Yesterday, some 65,000 people in Naha, the capital of Okinawa Prefecture, gathered to protest U.S. military bases on that island.
The protest was sparked by the recent rape and murder of 20-year-old Rina Shimabukuro, a crime which has been linked to an American military contractor, and is reminiscent of the 1995 protests which followed the rape of a 12-year-old girl by three American servicemen.
Among Okinawans, there is a widespread perception of U.S. bases as “hotbeds of serious crime,” though, as the New York Times points out, “defenders of the military point to statistics that show American soldiers and sailors in Okinawa are charged with crimes by the Japanese authorities at lower rates than locals.”
The strain between the U.S., Okinawa, and Japan, however, runs deeper.
Teacher and protestor Noboru Kitano, 59, is quoted in the Japanese Times as succinctly explaining the heart of the matter: “Japan is still a military colony of the United States. This base symbolizes that.”
The U.S. has had a continuous presence in Japan since the end of the second world war. Following the post-war occupation, the 1952 Treaty of Mutual Cooperation and Security between the United States and Japan – which has been active in its current form since it was updated in 1960 – provided for the permanent presence of U.S. forces on Japanese soil.
The majority of those forces are on Okinawa.
As of January 2016, the Japanese census puts 1,432,387 people living on Okinawa, including about 50,000 Americans – making it home to about half the American soldiers and sailors stationed in Japan. About three-quarters of the acreage taken up by U.S. bases in Japan is on Okinawa.
But, here’s the thing – Okinawa and the Ryukyu Island chain of which it is a part, has its own distinct culture and a long history as a political pawn between Japan and China. In 1879 – around the same times our own U.S. civil war – Japan’s Meiji government annexed the then-sovereign Ryukyu Kingdom, creating the Okinawa prefecture we know today.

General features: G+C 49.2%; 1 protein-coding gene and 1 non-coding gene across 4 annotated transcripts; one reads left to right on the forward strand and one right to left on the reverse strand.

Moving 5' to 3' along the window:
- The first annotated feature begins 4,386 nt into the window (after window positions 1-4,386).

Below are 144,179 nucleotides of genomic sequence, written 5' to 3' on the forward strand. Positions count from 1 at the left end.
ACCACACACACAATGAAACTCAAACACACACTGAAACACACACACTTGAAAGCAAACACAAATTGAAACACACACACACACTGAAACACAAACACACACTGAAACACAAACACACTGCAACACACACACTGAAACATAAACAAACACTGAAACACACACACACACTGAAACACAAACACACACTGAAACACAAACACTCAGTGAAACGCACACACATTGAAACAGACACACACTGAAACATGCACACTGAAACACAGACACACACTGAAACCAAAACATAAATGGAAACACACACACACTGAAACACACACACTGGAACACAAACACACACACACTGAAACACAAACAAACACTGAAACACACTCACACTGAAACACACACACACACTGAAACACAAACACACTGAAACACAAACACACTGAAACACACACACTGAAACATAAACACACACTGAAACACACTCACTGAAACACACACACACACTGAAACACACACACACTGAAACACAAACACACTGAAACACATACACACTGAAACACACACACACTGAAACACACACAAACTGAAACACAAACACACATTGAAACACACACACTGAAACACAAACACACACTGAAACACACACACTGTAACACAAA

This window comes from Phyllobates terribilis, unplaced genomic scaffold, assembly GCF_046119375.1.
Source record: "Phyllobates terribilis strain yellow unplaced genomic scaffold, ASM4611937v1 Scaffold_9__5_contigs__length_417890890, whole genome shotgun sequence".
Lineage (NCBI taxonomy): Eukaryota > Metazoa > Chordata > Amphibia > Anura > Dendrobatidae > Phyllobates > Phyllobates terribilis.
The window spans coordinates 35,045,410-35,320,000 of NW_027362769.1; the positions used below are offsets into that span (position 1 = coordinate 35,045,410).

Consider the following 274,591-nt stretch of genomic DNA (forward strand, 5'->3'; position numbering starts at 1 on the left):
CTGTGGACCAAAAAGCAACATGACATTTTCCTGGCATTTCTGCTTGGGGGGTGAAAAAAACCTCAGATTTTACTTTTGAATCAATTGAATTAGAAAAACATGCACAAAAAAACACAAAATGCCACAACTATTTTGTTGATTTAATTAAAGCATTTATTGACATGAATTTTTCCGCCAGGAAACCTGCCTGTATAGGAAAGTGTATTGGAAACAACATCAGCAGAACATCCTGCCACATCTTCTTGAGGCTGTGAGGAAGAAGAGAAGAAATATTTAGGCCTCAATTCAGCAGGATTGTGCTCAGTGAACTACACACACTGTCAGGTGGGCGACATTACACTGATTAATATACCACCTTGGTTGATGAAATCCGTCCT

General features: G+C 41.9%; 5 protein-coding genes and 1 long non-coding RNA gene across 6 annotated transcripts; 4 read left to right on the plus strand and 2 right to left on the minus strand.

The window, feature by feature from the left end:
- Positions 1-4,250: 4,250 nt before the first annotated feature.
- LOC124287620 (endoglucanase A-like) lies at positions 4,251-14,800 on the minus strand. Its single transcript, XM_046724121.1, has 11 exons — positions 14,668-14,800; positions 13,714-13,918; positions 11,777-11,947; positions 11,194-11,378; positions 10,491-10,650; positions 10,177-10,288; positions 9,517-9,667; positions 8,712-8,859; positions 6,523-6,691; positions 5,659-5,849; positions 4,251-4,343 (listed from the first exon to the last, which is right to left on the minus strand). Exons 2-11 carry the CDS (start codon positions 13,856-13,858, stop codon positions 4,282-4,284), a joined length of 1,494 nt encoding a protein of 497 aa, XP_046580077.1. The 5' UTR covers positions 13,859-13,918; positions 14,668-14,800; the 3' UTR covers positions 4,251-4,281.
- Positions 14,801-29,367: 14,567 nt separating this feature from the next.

During the second world war, just 66 years after its annexation, Okinawa was the scene of one of the bloodiest skirmishes in the Pacific, and the largest military engagement in history. The brutal, 82-day, battle claimed the lives of 14,000 Allied forces, 77,000 Japanese soldiers and somewhere between 100,000 to 150,000 Japanese civilians died.
Nearly all those civilians were Okinawan, and many of the Japanese soldiers were in fact Okinawan conscripts, drafted by the Japanese government against their will. The shocking death toll of this battle would then be used to justify U.S. use of nuclear weapons – as the American government became convinced that a land battle on the Japanese mainland would be just as horrific as the Battle of Okinawa, if not more so.
It’s entirely unclear if this is true, however. Seen as Japanese by the American troops and considered second-class citizens by the Japanese troops, Okinawan civilians suffered atrocities at the hands of both sides. Caught between the two superpowers, it was Okinawan civilians who suffered – one of the reasons for the horrific toll.
Following the war, the Japanese had little choice but to cede to American interests – which included establishing a strong presence of military operations in the east.
Okinawa, then, provided the perfect setting for rebuilding U.S.-Japanese relations. A strong U.S. presence there mitigated the risk of loosing the island prefecture to China – a manuver in the interest of both U.S. and Japanese officials. Furthermore, the Japanese lost little by ceding Okinawan land, while simultaneously ameliorating their U.S. occupiers. It was a win all around – except for the Okinawans.
This is a history that’s critical to understanding today’s Okinawan protests of American military bases. It’s almost beside the point whether local perceptions of American military crime are accurate or exaggerated. Just a few generations ago, the Ryukyu Kingdom was a proud, independent nation. Desired by China, annexed by Japan, and then colonized by the U.S., Okinawa has found itself continually caught between the interests of these global superpowers. And while great games of politics play out across the world stage, it seems it’s always the Okinawan people who suffer.
That is why they protest.